Missiology & Evangelism Workshop Provides a Road Map to Spread Gospel

7–8 June 2011 • On-campus Event

The first of our summer 2011 programs—"Missiology & Evangelism—was designed in response to many requests to offer a "road map" for more effective outreach to peoples of Hispanic cultures and Americans of African descent. Workshop leaders Fr. Antonio Perdomo, rector of St. George Church, Pharr, Texas and Fr. Moses Berry, rector of Theotokos “Unexpected Joy” Church and director of the Ozarks Afro-AmericaMissiology & Evangelism participants, with His Grace Bishop Michael in the beautiful Boich Courtyard on campus.Missiology & Evangelism participants, with His Grace Bishop Michael in the beautiful Boich Courtyard on campus.n Museum in Ash Grove, Missouri, provided participants with such a road map, in sessions that gave the participants a historical foundation, important sociological information, practical evangelistic methods, and unique thFr. Antonio Perdomo discusses Spanish-language resources with workshop participant and seminarian, Andre Paez.Fr. Antonio Perdomo discusses Spanish-language resources with workshop participant and seminarian, Andre Paez.eological insights.

The Rt. Rev. Michael, bishop of New York and the Diocese of New York and New Jersey, participated fully in the workshop, which clearly signaled the high priority that His Grace is giving to missiology and evangelism in his diocese. Our seminary Chancellor, Archpriest Chad Hatfield, observed: “It was personally inspiring to see a diocesan bishop taking the time to use what he saw as an asset to help reach goals that he is setting for expanding his diocese.”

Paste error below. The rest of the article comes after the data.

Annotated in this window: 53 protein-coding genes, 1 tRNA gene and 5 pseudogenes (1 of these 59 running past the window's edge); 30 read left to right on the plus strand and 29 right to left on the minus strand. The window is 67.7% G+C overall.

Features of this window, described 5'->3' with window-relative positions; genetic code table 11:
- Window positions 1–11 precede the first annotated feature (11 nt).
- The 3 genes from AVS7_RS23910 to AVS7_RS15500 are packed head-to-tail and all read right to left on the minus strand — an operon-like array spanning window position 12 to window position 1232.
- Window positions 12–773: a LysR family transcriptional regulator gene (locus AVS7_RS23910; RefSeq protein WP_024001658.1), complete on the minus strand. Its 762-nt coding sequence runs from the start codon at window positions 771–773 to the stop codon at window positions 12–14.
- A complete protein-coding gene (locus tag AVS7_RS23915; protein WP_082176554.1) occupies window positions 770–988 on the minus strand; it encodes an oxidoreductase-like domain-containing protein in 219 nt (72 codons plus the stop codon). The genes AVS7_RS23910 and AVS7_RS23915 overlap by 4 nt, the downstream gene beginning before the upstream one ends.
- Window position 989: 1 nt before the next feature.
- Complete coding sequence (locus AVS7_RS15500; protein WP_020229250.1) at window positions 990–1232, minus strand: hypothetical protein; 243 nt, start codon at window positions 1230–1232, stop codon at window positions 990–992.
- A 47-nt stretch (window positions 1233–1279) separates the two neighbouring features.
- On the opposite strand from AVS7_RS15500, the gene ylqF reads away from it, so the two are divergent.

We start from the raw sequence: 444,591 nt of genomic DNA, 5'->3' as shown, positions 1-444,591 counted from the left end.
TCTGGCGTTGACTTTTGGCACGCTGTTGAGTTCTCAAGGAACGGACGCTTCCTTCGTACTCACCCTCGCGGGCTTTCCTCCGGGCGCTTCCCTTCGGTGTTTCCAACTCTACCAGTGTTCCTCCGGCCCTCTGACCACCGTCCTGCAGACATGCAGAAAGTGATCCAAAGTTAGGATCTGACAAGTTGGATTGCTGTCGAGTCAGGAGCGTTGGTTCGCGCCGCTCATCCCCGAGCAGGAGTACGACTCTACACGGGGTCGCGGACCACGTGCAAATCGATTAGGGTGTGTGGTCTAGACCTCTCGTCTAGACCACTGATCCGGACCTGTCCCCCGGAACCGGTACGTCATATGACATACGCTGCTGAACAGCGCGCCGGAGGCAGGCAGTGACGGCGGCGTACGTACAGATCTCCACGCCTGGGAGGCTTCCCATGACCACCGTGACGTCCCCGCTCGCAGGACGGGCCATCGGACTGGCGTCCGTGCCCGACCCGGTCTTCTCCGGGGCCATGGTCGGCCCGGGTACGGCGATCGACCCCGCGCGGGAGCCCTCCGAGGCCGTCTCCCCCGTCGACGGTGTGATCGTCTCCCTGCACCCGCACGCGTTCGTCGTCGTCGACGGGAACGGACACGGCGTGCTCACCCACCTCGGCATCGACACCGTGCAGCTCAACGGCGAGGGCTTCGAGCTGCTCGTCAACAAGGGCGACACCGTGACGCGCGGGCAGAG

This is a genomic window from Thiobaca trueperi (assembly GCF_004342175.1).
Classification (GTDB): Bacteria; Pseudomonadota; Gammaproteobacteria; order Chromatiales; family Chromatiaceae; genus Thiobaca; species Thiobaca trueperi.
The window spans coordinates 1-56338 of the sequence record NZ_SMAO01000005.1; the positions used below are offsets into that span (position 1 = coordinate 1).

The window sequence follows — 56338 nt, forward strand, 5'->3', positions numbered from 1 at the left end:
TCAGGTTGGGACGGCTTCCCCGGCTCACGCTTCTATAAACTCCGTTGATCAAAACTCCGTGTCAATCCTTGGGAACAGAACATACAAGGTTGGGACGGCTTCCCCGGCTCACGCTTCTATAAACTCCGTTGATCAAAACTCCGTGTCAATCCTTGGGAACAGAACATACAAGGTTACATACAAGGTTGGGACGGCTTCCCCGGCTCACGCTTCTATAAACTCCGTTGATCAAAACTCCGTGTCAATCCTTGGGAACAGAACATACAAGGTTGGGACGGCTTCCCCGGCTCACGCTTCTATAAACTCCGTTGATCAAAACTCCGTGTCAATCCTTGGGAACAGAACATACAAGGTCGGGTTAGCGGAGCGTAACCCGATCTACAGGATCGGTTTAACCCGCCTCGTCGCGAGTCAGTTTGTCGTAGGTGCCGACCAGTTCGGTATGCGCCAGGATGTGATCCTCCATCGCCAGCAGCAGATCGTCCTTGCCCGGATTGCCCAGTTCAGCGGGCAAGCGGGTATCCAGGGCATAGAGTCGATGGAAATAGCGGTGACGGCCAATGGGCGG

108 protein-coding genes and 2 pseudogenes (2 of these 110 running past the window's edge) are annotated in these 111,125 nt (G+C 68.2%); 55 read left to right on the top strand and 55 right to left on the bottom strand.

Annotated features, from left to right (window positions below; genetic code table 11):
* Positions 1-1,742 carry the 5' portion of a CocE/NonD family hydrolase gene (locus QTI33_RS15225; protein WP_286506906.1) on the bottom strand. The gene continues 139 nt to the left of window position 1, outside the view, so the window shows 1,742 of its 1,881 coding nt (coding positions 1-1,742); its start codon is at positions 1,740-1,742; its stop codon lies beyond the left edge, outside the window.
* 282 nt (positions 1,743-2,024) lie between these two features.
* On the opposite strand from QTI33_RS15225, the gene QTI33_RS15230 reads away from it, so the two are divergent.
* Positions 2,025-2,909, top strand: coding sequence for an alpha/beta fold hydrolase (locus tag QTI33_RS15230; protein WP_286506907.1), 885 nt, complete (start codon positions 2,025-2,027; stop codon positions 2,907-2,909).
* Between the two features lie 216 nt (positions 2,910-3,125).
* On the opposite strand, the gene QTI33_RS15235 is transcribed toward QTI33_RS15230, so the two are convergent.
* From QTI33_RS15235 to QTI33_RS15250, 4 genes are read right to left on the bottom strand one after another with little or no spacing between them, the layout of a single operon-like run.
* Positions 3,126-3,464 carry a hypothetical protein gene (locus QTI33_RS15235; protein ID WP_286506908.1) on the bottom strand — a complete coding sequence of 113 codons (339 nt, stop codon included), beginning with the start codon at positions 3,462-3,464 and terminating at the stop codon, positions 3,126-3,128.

Fr. Moses Berry (left), here with Chancellor Fr. Chad Hatfield, delivered a fascinating history of his ancestry.Fr. Moses Berry (left), here with Chancellor Fr. Chad Hatfield, delivered a fascinating history of his ancestry.Bernard Johnson, a newly chrismated member of St. Luke’s Church, Abilene, Texas found the experience to be not only educational but spiritually uplifting and visionary. "What an opportunity," he said, "for the Church to reach a community that has yet to be touched! As an African-American, I feel it is important to demonstrate active unity. Without it, how do we teach others that Orthodoxy is indeed the fulness of God's faith?"

Mr. Johnson not only encouraged "harmony" and an "undivided body" between Orthodox Christian jurisdictions, but also the founding of an Orthodox Christian Fellowship (OCF) chapter "on the campus of a Historically Black University (HBU)." "I pray," he said, "that jurisdictions come together and support such a chapter; therefore, making sure it does not fall by the wayside."

Fr. Chad concluded, "Few priests in American Orthodoxy have the expertise to address the missiological  and pastoral concerns related to reaching these two growing American population groups. A proposed next step is the development of fieldwork experienced for our seminarians who have an interest in future ministries serving these two ethnic groups, which remain largely unexposed to Orthodoxy."

 

View a photo gallery of the workshop.